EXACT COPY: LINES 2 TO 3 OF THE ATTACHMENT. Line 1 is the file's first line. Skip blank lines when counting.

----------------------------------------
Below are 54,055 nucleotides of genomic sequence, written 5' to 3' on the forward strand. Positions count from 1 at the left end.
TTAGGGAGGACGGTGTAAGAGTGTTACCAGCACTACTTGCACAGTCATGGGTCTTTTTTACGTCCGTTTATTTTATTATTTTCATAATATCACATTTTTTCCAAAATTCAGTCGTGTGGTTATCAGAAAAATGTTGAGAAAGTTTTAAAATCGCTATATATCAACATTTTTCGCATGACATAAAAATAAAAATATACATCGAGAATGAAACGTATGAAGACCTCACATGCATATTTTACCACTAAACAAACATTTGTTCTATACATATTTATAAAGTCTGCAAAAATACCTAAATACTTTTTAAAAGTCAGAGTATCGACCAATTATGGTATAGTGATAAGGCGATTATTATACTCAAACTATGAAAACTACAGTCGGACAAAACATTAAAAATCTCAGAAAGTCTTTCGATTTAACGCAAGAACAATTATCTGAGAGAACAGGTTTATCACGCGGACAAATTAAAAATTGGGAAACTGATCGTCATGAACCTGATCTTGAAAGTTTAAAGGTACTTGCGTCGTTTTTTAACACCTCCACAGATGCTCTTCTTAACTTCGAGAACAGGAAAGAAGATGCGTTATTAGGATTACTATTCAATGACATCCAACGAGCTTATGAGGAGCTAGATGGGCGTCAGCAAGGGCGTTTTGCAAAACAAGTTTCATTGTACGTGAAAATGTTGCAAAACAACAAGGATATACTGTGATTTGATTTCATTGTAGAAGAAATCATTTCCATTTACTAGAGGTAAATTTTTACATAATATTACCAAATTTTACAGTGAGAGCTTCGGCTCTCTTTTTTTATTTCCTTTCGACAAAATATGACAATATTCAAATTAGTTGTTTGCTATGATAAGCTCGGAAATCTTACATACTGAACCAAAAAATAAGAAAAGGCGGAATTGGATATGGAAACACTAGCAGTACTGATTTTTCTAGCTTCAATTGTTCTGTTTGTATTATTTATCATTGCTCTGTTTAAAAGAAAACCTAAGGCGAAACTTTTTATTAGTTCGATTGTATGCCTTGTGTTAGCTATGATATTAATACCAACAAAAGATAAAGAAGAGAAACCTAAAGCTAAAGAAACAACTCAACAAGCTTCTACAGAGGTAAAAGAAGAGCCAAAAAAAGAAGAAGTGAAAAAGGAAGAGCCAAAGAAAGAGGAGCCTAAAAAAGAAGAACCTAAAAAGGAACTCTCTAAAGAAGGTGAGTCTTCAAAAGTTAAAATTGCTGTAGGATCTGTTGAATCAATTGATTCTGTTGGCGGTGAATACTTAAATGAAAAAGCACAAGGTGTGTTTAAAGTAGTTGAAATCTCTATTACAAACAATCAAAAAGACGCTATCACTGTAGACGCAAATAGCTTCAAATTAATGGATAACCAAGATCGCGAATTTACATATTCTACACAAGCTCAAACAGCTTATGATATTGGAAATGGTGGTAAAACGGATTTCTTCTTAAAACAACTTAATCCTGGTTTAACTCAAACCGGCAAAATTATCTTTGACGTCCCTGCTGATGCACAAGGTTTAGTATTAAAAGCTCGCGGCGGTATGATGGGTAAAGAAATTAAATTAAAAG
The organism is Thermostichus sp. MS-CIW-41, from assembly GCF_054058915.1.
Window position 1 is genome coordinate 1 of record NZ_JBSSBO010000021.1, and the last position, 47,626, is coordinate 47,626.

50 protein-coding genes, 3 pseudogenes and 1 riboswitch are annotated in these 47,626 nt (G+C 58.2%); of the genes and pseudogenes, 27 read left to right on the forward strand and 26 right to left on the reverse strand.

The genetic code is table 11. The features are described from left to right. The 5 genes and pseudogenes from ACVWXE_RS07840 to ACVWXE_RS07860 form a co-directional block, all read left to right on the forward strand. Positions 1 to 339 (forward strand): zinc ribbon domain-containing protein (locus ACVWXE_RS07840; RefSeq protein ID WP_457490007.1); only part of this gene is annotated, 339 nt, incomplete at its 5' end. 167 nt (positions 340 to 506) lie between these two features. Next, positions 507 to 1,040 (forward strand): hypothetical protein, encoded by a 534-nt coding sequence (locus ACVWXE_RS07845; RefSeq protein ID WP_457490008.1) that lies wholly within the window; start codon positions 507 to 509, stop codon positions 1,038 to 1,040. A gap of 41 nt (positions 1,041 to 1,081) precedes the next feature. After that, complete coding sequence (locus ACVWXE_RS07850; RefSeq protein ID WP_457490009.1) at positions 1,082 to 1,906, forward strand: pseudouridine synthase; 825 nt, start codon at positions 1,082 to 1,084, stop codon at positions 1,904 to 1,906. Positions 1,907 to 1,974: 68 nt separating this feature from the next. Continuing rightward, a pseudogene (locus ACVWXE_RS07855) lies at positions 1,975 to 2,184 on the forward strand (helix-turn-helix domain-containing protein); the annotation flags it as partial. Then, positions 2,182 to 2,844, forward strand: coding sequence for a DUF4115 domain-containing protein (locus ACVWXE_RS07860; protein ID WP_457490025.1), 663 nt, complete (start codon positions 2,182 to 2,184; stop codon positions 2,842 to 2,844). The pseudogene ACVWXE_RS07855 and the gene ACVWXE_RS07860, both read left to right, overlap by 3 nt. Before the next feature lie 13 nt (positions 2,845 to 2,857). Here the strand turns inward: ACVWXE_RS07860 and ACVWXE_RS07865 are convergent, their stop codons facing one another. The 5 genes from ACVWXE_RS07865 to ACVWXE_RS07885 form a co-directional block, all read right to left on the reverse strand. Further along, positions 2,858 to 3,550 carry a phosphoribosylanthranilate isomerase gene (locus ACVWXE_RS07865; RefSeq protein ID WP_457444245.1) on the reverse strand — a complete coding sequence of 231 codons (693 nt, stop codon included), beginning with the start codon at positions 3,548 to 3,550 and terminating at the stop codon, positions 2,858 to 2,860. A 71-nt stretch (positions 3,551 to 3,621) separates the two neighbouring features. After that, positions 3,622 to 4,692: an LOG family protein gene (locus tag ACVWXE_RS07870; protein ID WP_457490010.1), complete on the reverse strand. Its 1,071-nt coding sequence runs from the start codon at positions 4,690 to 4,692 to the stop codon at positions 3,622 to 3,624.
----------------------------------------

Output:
TTAGGGAGGACGGTGTAAGAGTGTTACCAGCACTACTTGCACAGTCATGGGTCTTTTTTACGTCCGTTTATTTTATTATTTTCATAATATCACATTTTTTCCAAAATTCAGTCGTGTGGTTATCAGAAAAATGTTGAGAAAGTTTTAAAATCGCTATATATCAACATTTTTCGCATGACATAAAAATAAAAATATACATCGAGAATGAAACGTATGAAGACCTCACATGCATATTTTACCACTAAACAAACATTTGTTCTATACATATTTATAAAGTCTGCAAAAATACCTAAATACTTTTTAAAAGTCAGAGTATCGACCAATTATGGTATAGTGATAAGGCGATTATTATACTCAAACTATGAAAACTACAGTCGGACAAAACATTAAAAATCTCAGAAAGTCTTTCGATTTAACGCAAGAACAATTATCTGAGAGAACAGGTTTATCACGCGGACAAATTAAAAATTGGGAAACTGATCGTCATGAACCTGATCTTGAAAGTTTAAAGGTACTTGCGTCGTTTTTTAACACCTCCACAGATGCTCTTCTTAACTTCGAGAACAGGAAAGAAGATGCGTTATTAGGATTACTATTCAATGACATCCAACGAGCTTATGAGGAGCTAGATGGGCGTCAGCAAGGGCGTTTTGCAAAACAAGTTTCATTGTACGTGAAAATGTTGCAAAACAACAAGGATATACTGTGATTTGATTTCATTGTAGAAGAAATCATTTCCATTTACTAGAGGTAAATTTTTACATAATATTACCAAATTTTACAGTGAGAGCTTCGGCTCTCTTTTTTTATTTCCTTTCGACAAAATATGACAATATTCAAATTAGTTGTTTGCTATGATAAGCTCGGAAATCTTACATACTGAACCAAAAAATAAGAAAAGGCGGAATTGGATATGGAAACACTAGCAGTACTGATTTTTCTAGCTTCAATTGTTCTGTTTGTATTATTTATCATTGCTCTGTTTAAAAGAAAACCTAAGGCGAAACTTTTTATTAGTTCGATTGTATGCCTTGTGTTAGCTATGATATTAATACCAACAAAAGATAAAGAAGAGAAACCTAAAGCTAAAGAAACAACTCAACAAGCTTCTACAGAGGTAAAAGAAGAGCCAAAAAAAGAAGAAGTGAAAAAGGAAGAGCCAAAGAAAGAGGAGCCTAAAAAAGAAGAACCTAAAAAGGAACTCTCTAAAGAAGGTGAGTCTTCAAAAGTTAAAATTGCTGTAGGATCTGTTGAATCAATTGATTCTGTTGGCGGTGAATACTTAAATGAAAAAGCACAAGGTGTGTTTAAAGTAGTTGAAATCTCTATTACAAACAATCAAAAAGACGCTATCACTGTAGACGCAAATAGCTTCAAATTAATGGATAACCAAGATCGCGAATTTACATATTCTACACAAGCTCAAACAGCTTATGATATTGGAAATGGTGGTAAAACGGATTTCTTCTTAAAACAACTTAATCCTGGTTTAACTCAAACCGGCAAAATTATCTTTGACGTCCCTGCTGATGCACAAGGTTTAGTATTAAAAGCTCGCGGCGGTATGATGGGTAAAGAAATTAAATTAAAAG
The organism is Thermostichus sp. MS-CIW-41, from assembly GCF_054058915.1.